News Release 05-132
Rainbands Offer Better Forecasts of Hurricane Intensity
Research project to improve forecasting
August 8, 2005
This material is available primarily for archival purposes. Telephone numbers or other contact information may be out of date; please see current contact information at media contacts.
Scientists will soon begin one of the largest research projects ever undertaken to better understand dramatic, rapid changes in hurricane intensity. These changes have baffled forecasters for decades.
Atmospheric scientists from the University of Miami Rosenstiel School of Marine & Atmospheric Science (RSMAS), the University of Washington and the National Center for Atmospheric Research (NCAR) in Boulder, Colo., will participate in the new project, called the Hurricane Rainband and Intensity Change Experiment, or RAINEX.
RAINEX will study how the outer rain bands and inner eye of a hurricane interact to influence a storm's intensity.
"While great progress has been made in forecasting hurricane tracks, we need to improve forecasting of hurricane intensity," said Steve Nelson, director of the National Science Foundation's (NSF) physical and dynamic meteorology program, which funds RAINEX. "Many factors affect the intensity of hurricanes," Nelson said. RAINEX scientists will investigate one of those factors: the interactions between hurricane rainbands and the eyewall. "From RAINEX, we will better understand the impact of rainbands on a hurricane's maximum winds," he said.
While researchers have studied the eye and outer rainbands of hurricanes extensively, "few, if any, experiments have ever examined these two components together and how their interaction might affect a storm's strength," said Shuyi Chen, a meteorologist and physical oceanographer at RSMAS and a RAINEX principal investigator. "The outer bands of a hurricane often have strong winds and lots of rain, and that can actually affect the overall intensity of a hurricane," she said.
RAINEX will study this interaction using data recorded from hurricane research flights. Starting on Aug. 15 and continuing through the remainder of this year's Atlantic hurricane season, two NOAA P3 aircraft, along with a U.S. Navy P3 aircraft, all equipped with Doppler radar, will fly simultaneously into hurricanes well before they threaten landfall.
The University of Washington and NCAR, will conduct research using airborne Doppler radar analysis. RSMAS will construct a state-of-the-art hurricane model using the data collected from the research flights.
"These flights can be turbulent, especially when we're penetrating a hurricane's rainbands," said NCAR scientist Wen-Chau Lee. "I think that's the wild card, the challenge of the experiment: to capture internal rainband structure and its interactions with the eye wall in those conditions."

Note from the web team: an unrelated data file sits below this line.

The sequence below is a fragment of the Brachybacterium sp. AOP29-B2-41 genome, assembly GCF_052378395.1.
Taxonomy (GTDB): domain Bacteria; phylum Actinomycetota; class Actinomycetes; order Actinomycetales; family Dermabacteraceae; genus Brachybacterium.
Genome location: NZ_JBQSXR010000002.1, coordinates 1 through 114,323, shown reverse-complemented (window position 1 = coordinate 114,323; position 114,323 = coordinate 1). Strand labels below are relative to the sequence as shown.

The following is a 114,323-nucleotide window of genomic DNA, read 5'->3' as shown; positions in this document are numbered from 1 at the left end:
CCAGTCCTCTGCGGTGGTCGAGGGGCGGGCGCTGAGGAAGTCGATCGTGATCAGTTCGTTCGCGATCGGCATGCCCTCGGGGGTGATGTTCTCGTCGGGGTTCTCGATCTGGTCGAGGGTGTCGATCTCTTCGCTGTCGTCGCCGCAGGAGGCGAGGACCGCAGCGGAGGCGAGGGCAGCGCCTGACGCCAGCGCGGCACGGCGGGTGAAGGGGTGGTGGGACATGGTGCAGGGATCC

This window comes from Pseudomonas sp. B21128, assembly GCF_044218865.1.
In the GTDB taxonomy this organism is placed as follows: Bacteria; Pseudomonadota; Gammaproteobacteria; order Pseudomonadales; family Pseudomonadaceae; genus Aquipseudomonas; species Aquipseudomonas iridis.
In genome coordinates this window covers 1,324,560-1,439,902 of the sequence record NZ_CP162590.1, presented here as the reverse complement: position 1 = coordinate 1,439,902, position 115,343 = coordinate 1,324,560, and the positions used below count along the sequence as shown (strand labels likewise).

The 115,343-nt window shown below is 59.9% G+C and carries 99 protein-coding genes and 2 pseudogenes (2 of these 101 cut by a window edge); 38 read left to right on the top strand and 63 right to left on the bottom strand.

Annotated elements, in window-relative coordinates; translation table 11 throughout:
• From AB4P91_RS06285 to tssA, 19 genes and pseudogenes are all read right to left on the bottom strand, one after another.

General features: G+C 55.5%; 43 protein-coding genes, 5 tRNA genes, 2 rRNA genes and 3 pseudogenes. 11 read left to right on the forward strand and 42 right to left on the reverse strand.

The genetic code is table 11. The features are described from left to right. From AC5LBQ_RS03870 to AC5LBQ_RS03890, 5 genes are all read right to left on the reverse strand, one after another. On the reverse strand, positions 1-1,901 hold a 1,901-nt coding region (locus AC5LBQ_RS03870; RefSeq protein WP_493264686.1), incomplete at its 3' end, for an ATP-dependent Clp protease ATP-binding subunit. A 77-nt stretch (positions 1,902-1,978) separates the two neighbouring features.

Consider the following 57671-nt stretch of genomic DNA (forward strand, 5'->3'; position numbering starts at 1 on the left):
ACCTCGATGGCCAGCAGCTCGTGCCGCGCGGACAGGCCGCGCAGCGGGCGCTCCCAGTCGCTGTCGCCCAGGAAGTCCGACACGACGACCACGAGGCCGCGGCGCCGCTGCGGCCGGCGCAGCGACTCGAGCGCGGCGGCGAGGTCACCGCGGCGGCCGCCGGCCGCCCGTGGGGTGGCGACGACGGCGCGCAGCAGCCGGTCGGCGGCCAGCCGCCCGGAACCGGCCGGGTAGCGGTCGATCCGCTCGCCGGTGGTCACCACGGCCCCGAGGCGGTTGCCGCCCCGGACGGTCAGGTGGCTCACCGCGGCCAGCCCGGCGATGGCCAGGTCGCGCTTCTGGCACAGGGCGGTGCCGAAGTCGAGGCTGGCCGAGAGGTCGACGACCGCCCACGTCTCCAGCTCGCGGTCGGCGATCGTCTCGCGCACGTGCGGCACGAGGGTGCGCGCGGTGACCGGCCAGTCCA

"We hope to find an explanation for why a hurricane changes in intensity, from the relationship between the inner and outer parts of the storm," said Robert Houze, an atmospheric scientist at the University of Washington and a RAINEX co-principal investigator. "These storms can jump up in intensity, or drop a full category in a day, a big challenge."
Flying in the hurricane's outer bands and into the eye wall, scientists aboard the aircraft will use sophisticated Doppler radar and GPS dropsondes to record wind speed and direction, temperature, humidity, atmospheric pressure and other critical data.
Much of what scientists currently know about the interaction between the outer rainbands and the eye wall of a hurricane comes from the state-of-the-art numerical models developed for hurricane research and prediction, which can provide very detailed information but may not be completely accurate.
Researchers need solid data to validate these models, they say. "We need to know whether or not our models are accurate, and the data we collect from RAINEX will give us the information we need," Chen said.
Once the data are collected, the researchers will all analyze and share this information with hurricane operational centers and national environmental prediction centers throughout the country, and the world.
Hurricane Alex in Aug. 2004
Credit and Larger Version
Debris was deposited from the tidal surge of hurricane Ivan in Pensacola, Fla., Sept. 18, 2004.
Credit and Larger Version
Cheryl Dybas, NSF, (703) 292-7734, email: email@example.com
Ivy Kupec, RSMAS, (305) 421-4704, email: firstname.lastname@example.org
Vince Stricherz, UW, (206) 543-2580, email: email@example.com
Anatta , UCAR/NCAR, (303) 497-8604, email: firstname.lastname@example.org
The U.S. National Science Foundation propels the nation forward by advancing fundamental research in all fields of science and engineering. NSF supports research and people by providing facilities, instruments and funding to support their ingenuity and sustain the U.S. as a global leader in research and innovation. With a fiscal year 2020 budget of $8.3 billion, NSF funds reach all 50 states through grants to nearly 2,000 colleges, universities and institutions. Each year, NSF receives more than 40,000 competitive proposals and makes about 11,000 new awards. Those awards include support for cooperative research with industry, Arctic and Antarctic research and operations, and U.S. participation in international scientific efforts.